The Fifth Circuit Court of Appeals, making an Erie guess, recently held that Texas law authorizes application of “intertwined claims estoppel” in certain circumstances to allow a defendant non-signatory to compel arbitration against a plaintiff signatory. See Hays v. HCA Holdings, Inc., -- F.3d. --, 2016 WL 5485127 (5th Cir. Sept. 29, 2016). As the Fifth Circuit explained, this form of estoppel may be invoked under Texas law when (1) the non-signatory defendant has a close relationship with one of the signatories to a contract and (2) the plaintiff’s claims are intimately founded in and intertwined with the underlying contract obligations. Intertwined claims estoppel applies when there is a “tight relatedness of the parties, contracts, and controversies” and is utilized by courts “to dismiss strategic pleading that seeks to avoid arbitration.
The Hays case began when a doctor sued multiple defendants for wrongful termination of his employment and for tortious interference with his at-will employment relationship. Some of the defendants were signatories to a Physical Employment Agreement (the “Agreement”) that contained an arbitration clause. The court granted the signatory defendants’ motion to compel arbitration. Other defendants—who were not signatories to the Agreement—also sought to compel arbitration. After concluding that certain claims against the non-signatories were referable to arbitration based on “direct benefits estoppel,” the Fifth Circuit turned to the question of whether the remaining claims against the non-signatories must be arbitrated under the intertwined claims estoppel doctrine.
The Fifth Circuit acknowledged that the Texas Supreme Court has not expressly adopted intertwined claims estoppel as a valid theory of estoppel, but determined that the Supreme Court in Merrill Lynch had “strongly implied the validity of this form of estoppel, particularly to counter the problem of strategic pleading.” 2016 WL 5485127 at *4 (citing In re Merrill Lynch Trust Co. FSB, 235 S.W.3d 185, 193-94 (Tex. 2007)). Texas courts of appeals, however, had split on the question. Ultimately, the Fifth Circuit in making its Erie guess, held:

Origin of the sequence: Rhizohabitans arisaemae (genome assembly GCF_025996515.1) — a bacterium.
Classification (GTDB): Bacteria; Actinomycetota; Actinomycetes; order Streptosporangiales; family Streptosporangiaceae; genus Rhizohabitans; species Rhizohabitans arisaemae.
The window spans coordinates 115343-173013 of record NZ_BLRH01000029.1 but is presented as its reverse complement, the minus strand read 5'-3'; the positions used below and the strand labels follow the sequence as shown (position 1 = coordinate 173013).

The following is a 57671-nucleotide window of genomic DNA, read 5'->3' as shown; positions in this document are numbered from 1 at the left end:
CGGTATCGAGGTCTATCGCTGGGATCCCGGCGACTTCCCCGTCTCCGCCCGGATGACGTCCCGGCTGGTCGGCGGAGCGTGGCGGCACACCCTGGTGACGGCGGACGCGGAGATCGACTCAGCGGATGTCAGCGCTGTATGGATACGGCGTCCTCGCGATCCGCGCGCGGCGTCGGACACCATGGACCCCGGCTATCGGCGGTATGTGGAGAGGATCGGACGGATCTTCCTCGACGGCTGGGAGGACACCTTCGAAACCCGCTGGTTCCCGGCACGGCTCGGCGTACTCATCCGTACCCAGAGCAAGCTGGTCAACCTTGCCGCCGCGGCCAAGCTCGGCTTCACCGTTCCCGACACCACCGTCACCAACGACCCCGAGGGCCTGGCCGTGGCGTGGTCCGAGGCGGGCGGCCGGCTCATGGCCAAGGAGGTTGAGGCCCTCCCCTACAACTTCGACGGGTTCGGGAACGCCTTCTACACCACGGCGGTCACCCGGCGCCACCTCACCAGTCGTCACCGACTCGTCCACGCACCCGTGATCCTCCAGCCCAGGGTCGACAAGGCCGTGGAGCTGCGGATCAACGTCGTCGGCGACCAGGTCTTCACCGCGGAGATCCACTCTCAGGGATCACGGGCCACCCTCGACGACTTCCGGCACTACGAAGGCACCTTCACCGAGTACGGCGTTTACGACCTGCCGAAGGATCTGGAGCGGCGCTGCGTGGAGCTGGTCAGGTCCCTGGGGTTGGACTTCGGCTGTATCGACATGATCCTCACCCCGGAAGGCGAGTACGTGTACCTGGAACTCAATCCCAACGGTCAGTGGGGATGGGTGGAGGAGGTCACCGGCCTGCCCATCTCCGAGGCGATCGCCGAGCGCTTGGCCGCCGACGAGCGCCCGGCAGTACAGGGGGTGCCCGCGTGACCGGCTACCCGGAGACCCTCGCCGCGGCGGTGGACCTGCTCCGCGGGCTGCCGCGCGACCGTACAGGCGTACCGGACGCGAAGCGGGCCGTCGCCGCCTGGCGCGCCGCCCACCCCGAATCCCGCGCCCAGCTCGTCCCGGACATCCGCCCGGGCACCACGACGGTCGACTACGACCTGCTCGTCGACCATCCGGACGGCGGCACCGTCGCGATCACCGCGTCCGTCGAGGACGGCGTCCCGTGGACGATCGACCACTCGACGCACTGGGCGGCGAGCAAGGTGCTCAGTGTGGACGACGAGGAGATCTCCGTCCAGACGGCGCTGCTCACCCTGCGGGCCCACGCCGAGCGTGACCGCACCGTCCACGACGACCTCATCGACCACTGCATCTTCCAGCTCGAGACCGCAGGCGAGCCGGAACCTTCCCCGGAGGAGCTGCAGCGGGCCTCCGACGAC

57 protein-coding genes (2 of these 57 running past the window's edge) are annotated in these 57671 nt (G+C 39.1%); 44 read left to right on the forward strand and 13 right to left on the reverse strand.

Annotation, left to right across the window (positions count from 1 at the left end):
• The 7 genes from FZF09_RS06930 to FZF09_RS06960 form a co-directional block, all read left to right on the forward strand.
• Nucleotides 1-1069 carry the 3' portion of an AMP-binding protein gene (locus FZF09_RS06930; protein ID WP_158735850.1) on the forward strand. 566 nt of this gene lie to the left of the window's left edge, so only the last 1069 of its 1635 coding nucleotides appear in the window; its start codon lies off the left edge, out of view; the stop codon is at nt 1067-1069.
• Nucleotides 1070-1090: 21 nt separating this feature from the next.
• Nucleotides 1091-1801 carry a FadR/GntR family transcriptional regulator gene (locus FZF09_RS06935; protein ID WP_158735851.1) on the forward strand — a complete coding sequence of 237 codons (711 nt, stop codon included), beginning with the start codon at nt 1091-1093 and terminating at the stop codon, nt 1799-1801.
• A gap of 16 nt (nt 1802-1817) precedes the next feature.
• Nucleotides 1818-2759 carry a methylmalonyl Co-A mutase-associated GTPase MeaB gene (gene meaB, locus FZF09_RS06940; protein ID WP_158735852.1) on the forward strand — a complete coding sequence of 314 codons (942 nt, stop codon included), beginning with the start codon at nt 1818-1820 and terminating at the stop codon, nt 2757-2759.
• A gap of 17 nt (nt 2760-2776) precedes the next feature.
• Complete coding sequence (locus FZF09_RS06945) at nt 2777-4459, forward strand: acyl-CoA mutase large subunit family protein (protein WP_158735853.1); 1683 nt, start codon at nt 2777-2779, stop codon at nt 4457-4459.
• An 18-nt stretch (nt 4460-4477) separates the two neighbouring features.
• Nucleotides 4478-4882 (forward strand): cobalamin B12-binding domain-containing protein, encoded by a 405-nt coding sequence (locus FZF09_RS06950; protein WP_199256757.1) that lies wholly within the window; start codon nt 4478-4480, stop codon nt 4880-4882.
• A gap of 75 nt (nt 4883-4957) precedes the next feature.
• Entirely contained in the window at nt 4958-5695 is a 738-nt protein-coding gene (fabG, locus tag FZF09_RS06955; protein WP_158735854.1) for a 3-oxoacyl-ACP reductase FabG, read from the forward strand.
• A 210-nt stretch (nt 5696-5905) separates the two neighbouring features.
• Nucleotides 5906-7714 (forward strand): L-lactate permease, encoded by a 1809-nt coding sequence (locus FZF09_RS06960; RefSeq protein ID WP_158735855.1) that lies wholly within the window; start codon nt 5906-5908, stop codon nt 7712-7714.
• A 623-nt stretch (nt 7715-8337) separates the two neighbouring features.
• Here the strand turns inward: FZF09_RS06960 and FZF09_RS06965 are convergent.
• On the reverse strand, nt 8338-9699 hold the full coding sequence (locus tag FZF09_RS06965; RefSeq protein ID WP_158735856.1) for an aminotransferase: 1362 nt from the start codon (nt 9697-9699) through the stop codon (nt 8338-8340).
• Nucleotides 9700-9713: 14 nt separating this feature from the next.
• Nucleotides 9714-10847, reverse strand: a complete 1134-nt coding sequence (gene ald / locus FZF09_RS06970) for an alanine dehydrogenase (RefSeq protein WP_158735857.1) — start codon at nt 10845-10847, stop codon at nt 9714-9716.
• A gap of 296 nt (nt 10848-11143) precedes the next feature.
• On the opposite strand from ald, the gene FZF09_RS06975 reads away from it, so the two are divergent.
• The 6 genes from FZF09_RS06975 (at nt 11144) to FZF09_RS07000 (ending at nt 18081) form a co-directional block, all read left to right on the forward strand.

Because Merrill Lynch intimated at the validity of intertwined claims estoppel, because lower courts in Texas have applied the theory, and because arbitration of disputes is strongly favored under federal and state policy, we hold that the Texas Supreme Court, if faced with the question, would adopt intertwined claims estoppel. Id. at *5
In applying intertwined claims estoppel to the matter before it, the Fifth Circuit determined that the plaintiff treated the defendants as a single unit in his pleadings by raising virtually indistinguishable factual allegations against the signatories and non-signatories and by asserting claims that were intertwined with the underlying contractual obligation of the Agreement. The plaintiff’s attempts to distinguish among defendants and claims were “the archetype of strategic pleading intended to avoid the arbitral forum, precisely what intertwined claims estoppel is designed to prevent.” Id.